How To Buy Gold and Keep It Safe

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The blog is about storing gold and how to buy it in a time of the virtual market, not about bitcoins. It’s a good blog with a lot of information. The blog is the most reliable source of information I’ve found on bitcoins.

If you want to be rich, the first thing you have to know is how to buy gold. For most people, the only way to buy gold is through a website that buys it for you and holds it. There are two big problems with this approach. First, there’s no guarantee the website will have enough of what you want; second, there’s no guarantee the website won’t go bust at any time.

If you are going to invest in gold, your best bet is to buy it from a physical-to-virtual merchant, who has bought it from someone else. They are more trustworthy than websites because they have less money at risk. If they go bust, it won’t make much difference if you can’t get your gold till Christmas. And if they have enough gold for your order, then you don’t need them any more: all the risk is transferred to their clientele.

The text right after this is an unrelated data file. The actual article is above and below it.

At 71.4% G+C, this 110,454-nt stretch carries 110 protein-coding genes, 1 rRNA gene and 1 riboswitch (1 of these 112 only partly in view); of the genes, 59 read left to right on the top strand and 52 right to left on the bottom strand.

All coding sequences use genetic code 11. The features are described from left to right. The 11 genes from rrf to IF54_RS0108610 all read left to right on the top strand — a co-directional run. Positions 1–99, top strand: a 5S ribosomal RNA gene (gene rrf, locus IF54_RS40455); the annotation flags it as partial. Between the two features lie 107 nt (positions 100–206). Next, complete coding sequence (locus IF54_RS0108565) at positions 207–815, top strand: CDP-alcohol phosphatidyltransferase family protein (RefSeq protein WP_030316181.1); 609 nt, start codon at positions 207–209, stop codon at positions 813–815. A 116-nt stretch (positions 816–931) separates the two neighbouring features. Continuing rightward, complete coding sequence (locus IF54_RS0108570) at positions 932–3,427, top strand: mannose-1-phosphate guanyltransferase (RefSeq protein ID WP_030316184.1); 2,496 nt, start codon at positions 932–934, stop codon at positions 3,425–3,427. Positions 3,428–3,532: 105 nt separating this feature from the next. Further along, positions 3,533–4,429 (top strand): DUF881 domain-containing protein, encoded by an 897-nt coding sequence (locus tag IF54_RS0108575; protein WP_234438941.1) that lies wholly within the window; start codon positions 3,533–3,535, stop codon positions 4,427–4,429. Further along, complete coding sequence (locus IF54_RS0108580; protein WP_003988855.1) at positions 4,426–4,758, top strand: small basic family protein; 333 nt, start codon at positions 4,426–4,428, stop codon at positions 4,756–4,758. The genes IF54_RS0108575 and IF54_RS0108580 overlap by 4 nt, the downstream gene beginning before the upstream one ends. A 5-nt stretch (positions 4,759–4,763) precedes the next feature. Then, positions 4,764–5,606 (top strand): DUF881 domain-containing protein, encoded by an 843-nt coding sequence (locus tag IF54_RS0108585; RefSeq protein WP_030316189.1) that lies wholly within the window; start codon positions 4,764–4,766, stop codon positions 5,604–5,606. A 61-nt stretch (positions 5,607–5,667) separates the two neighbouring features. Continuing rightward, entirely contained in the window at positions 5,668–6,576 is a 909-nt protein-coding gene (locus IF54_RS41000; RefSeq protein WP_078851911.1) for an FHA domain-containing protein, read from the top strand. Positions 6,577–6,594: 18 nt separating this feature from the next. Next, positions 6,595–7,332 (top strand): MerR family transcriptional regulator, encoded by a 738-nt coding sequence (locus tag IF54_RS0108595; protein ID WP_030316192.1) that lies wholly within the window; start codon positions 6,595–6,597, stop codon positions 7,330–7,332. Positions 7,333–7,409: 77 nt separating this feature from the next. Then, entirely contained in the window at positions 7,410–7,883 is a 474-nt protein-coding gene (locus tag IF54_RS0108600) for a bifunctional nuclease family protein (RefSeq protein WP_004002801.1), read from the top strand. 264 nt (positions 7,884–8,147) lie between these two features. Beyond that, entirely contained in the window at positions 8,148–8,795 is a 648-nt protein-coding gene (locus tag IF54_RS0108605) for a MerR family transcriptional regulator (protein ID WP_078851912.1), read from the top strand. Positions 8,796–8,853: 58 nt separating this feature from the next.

The opposite of virtual is physical. Physical gold is the gold that you can hold in your hand. It’s all around us, and it’s made out of the same stuff as everything else. Virtual gold is money in a computer program, or “simulated gold” as some people call it. It’s not real, but it’s just as good as real gold in a lot of important ways. The only difference between this kind of gold and ordinary gold is that you can’t touch it, or judge its value by weighing it and finding out how much it weighs.